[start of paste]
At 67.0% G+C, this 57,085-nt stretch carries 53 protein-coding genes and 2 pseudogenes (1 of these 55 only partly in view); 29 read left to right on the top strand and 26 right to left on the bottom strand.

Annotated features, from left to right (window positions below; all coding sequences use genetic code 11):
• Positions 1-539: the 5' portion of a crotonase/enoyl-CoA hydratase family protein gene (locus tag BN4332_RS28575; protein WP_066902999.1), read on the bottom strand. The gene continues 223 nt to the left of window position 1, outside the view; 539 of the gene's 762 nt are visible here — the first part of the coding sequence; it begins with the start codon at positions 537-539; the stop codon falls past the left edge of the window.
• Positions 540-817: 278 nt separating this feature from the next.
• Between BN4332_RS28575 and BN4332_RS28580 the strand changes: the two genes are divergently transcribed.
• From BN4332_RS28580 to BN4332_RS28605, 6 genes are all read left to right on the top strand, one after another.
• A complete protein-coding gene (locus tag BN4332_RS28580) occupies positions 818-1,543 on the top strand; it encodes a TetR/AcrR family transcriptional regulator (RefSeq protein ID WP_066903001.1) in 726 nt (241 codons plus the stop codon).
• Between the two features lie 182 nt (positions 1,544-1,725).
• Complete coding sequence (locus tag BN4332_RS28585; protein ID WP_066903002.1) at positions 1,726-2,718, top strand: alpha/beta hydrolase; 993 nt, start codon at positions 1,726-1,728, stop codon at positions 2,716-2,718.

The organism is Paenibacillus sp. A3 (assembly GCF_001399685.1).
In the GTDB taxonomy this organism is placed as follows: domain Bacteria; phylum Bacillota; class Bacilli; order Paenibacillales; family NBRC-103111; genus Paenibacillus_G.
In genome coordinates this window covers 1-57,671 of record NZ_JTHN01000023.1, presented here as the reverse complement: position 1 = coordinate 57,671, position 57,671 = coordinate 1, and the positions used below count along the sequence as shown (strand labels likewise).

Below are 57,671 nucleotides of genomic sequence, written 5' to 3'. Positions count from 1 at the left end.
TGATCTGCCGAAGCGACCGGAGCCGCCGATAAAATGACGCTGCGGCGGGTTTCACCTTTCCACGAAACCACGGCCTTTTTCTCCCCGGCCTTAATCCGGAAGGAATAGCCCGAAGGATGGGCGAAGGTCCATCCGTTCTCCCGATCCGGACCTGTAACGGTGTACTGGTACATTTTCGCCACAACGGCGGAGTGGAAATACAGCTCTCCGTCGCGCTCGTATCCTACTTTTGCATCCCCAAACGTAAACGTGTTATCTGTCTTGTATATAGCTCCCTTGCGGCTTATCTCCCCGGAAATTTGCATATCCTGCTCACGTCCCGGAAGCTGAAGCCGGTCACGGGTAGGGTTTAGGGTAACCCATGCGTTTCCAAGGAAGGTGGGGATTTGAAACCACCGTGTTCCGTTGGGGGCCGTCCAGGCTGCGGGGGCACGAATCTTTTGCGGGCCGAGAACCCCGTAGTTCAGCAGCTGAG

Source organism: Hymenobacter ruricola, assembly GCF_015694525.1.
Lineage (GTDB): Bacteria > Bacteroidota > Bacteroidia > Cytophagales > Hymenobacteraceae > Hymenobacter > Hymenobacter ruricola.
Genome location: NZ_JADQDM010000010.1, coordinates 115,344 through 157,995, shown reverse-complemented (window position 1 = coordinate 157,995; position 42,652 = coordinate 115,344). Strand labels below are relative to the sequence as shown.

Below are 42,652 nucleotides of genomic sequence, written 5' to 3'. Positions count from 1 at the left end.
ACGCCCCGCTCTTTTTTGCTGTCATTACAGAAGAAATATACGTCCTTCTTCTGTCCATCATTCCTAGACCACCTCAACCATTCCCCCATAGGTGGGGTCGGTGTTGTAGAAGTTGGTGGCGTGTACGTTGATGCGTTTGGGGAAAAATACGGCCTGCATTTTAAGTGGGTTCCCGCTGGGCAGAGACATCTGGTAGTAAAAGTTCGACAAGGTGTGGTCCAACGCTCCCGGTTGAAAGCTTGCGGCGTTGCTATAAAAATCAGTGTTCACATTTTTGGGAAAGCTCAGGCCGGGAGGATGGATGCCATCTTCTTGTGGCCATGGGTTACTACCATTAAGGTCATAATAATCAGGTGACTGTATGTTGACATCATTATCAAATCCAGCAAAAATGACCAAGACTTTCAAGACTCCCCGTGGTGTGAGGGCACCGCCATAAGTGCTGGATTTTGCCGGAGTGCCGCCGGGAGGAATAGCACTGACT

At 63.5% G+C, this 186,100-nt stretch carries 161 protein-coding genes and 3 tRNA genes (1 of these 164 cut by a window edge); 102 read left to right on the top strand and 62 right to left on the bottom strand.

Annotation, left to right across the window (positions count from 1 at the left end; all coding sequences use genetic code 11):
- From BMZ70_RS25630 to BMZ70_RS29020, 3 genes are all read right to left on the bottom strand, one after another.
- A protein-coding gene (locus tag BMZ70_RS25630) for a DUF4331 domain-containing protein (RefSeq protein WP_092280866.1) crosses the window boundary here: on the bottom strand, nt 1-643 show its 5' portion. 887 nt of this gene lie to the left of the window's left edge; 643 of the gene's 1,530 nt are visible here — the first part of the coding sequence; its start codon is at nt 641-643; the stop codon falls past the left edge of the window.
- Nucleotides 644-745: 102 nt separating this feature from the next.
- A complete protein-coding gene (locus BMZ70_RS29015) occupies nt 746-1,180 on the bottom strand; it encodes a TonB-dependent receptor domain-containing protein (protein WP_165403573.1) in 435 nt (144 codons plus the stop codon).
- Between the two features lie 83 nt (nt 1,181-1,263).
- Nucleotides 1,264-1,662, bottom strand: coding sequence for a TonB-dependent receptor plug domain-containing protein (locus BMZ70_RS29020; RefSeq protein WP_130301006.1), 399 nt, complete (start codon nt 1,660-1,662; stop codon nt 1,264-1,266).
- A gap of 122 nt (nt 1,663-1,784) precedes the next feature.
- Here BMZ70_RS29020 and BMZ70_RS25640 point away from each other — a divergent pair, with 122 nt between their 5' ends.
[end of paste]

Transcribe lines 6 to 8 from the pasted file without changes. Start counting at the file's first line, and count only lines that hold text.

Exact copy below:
• From BN4332_RS28580 to BN4332_RS28605, 6 genes are all read left to right on the top strand, one after another.
• A complete protein-coding gene (locus tag BN4332_RS28580) occupies positions 818-1,543 on the top strand; it encodes a TetR/AcrR family transcriptional regulator (RefSeq protein ID WP_066903001.1) in 726 nt (241 codons plus the stop codon).
• Between the two features lie 182 nt (positions 1,544-1,725).